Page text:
Monday, May 31, 2010

Our banks are better....

So says Stephen Harper and his so-called finance minister, Jim Flaherty.

Better than what?

Canadian banks were a constrained bunch of animals which, had they gotten past the finance minister known as Paul Martin, would have created three Canadian mega-banks and would have failed as spectacularly as any of the fallen in the US they lusted to become.
Banking and government sources both say Martin did his utmost to be diplomatic. He did not want to appear to have made up his mind, given that the federal competition bureau would not deliver its report on the mergers for almost two weeks, but he also wanted to prepare the banker for bad news. Like everything else arising from this year’s ill-fated bank mergers, however, this meeting between two of the most powerful figures in Canadian finance went off the rails fairly fast. For weeks, Cleghorn’s fuse had been growing shorter as his frustration mounted over Canadians’ inability to understand the bankers’ point of view. In response to Martin’s evasiveness, something apparently snapped. Cleghorn asked straight out whether the Royal’s merger with the Bank of Montreal, and the Toronto Dominion Bank’s copycat arrangement with the Canadian Imperial Bank of Commerce, were going to be allowed to proceed. "No," Martin said simply. Cleghorn, according to both banking and federal government sources, said something along the lines of "No, but . . . ?" or "Unless what?" Martin repeated his first answer. "No."


In one swoop, the finance minister made it clear that government, not business, will decide what shape the country’s banking sector is allowed to take in the years ahead.
Oh, and didn't the banks make it obvious how goddamned furious they were.

But, what Martin had done was to ensure that a single bank failure would not be enough to lay waste to the Canadian economy. The Milton Friedman formula had no place in Canada. Martin was certain that one day, perhaps after he was gone, Canadians would thank him for his stand.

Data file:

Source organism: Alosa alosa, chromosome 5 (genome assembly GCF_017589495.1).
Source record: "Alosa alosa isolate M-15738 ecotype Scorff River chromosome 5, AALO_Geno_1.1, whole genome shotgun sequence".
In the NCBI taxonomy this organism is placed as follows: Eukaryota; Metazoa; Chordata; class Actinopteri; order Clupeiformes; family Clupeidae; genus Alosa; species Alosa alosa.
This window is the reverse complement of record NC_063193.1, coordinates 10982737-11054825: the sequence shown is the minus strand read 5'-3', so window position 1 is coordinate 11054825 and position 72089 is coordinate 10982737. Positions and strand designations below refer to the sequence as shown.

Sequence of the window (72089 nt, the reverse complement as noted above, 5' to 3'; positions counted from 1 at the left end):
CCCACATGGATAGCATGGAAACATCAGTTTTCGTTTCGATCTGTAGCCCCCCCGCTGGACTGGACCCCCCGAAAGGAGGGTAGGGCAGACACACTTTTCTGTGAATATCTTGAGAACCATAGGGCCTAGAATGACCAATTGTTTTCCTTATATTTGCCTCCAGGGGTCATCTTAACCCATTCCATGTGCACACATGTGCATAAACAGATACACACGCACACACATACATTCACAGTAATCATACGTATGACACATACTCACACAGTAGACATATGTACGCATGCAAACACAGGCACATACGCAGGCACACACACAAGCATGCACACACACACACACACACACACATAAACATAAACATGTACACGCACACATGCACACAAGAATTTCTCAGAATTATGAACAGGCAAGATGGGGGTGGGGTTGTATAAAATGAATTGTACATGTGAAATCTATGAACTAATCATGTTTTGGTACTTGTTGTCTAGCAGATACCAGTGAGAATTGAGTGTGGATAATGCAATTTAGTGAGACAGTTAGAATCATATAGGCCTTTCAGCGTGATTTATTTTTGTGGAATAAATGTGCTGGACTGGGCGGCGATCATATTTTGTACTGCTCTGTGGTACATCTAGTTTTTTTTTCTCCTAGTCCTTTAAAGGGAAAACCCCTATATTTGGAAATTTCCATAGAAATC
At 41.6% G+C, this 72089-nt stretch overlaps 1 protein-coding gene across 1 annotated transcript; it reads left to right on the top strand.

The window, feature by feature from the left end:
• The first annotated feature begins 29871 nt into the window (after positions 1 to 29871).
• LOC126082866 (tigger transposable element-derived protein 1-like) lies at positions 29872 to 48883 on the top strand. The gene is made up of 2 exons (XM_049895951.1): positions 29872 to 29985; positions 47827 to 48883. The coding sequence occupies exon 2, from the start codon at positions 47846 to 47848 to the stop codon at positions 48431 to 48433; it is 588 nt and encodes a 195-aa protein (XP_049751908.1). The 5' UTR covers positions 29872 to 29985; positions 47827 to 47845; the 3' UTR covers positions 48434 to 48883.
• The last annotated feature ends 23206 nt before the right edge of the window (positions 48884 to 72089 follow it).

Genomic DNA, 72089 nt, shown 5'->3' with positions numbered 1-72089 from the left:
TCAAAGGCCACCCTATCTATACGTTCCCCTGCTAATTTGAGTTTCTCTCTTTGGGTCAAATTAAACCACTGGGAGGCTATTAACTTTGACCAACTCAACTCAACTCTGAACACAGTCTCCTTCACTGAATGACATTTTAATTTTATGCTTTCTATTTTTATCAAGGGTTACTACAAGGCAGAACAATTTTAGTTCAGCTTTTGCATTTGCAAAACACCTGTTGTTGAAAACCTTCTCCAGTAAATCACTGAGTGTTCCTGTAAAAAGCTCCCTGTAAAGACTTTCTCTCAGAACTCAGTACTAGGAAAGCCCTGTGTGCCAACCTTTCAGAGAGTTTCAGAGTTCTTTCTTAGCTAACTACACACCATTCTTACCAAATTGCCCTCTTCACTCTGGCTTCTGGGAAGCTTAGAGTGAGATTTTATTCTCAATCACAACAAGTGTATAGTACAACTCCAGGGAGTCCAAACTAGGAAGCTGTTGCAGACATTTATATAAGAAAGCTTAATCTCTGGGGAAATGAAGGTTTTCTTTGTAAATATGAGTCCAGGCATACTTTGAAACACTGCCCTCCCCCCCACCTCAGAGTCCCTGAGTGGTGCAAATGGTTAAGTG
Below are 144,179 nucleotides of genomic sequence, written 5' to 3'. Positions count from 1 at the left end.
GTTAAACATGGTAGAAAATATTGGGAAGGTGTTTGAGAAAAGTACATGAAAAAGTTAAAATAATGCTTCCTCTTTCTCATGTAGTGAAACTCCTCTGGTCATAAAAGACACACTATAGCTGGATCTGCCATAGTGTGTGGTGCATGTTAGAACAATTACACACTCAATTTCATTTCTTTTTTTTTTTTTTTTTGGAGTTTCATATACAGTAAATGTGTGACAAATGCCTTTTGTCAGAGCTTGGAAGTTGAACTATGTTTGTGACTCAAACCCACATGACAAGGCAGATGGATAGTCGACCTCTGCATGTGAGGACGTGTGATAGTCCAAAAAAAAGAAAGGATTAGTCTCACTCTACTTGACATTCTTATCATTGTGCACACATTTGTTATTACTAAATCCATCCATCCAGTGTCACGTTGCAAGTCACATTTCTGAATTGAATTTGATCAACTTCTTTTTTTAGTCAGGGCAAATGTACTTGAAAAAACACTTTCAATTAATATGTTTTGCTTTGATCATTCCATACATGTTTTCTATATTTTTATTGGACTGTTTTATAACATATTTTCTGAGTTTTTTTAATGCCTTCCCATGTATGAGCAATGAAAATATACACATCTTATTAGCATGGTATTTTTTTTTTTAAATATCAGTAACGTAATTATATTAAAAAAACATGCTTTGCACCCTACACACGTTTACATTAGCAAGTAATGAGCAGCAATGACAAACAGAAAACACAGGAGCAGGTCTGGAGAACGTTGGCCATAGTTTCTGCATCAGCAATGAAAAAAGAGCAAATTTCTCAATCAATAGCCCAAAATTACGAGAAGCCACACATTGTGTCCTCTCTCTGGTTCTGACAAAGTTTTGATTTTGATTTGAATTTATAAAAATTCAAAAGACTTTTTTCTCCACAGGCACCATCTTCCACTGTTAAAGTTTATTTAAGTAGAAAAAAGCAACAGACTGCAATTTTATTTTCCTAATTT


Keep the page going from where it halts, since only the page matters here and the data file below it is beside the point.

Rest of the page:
Then came Harper.

Harper handed the reins over to the banks. Luckily he was constrained. There wasn't enough time for the banks to rebuild their old merger deals and Harper, with a minority government, didn't have a lengthy enough forecast lifespan to guarantee the banks enough time to root themselves in a three bank national model. In short, the actuarial tables on Harper's government didn't give the banks enough insurance to prevent a future government from turning any ideas they had back to their former state.

It's a sure bet that had Harper won a majority in his first tenuous arrival in government, Canadians would have been screwed nine ways to Sunday and the effect of the toxic dealings of banks around the world in general would have affected Canada ten times worse than it did.

And then, the meltdown of the century. Banks around the world had been ripped off by the greedy behaviour of those larger than them. That trickled down, credit was cut off and people everywhere started losing their jobs.

Now we are pelted with a constant harangue of Harper telling everyone, including the world, that he commands the world's most stable banking system, and that the Canadian government never bailed out Canadian banks.

Harper and his sock puppets are blatant liars.

Canada did bail out its banks. The difference between the way Canada did it and the methods of any other capitalist democracy is that Canada did it "off book". In other words, it was never a federal budget item. Instead, the charge went against certain Crown Corporations as liabilities.

Sneaky? Yup. Dishonest? Absolutely.

Read this for more.

And you get down on bended knee and thank Paul Martin for saving this country from a certain and long-lasting deep depression.

Bonus! Reginald Stackhouse is having similar thoughts. Looking back at the failure in the mid-1980s of the Northland bank and the Canadian Commercial Bank he makes this point:
... another example of corporations being capitalistic on their way up, but socialistic on their way down. If they could be smug about individual responsibility in good times, they were not too proud to become welfare cases in hard times.

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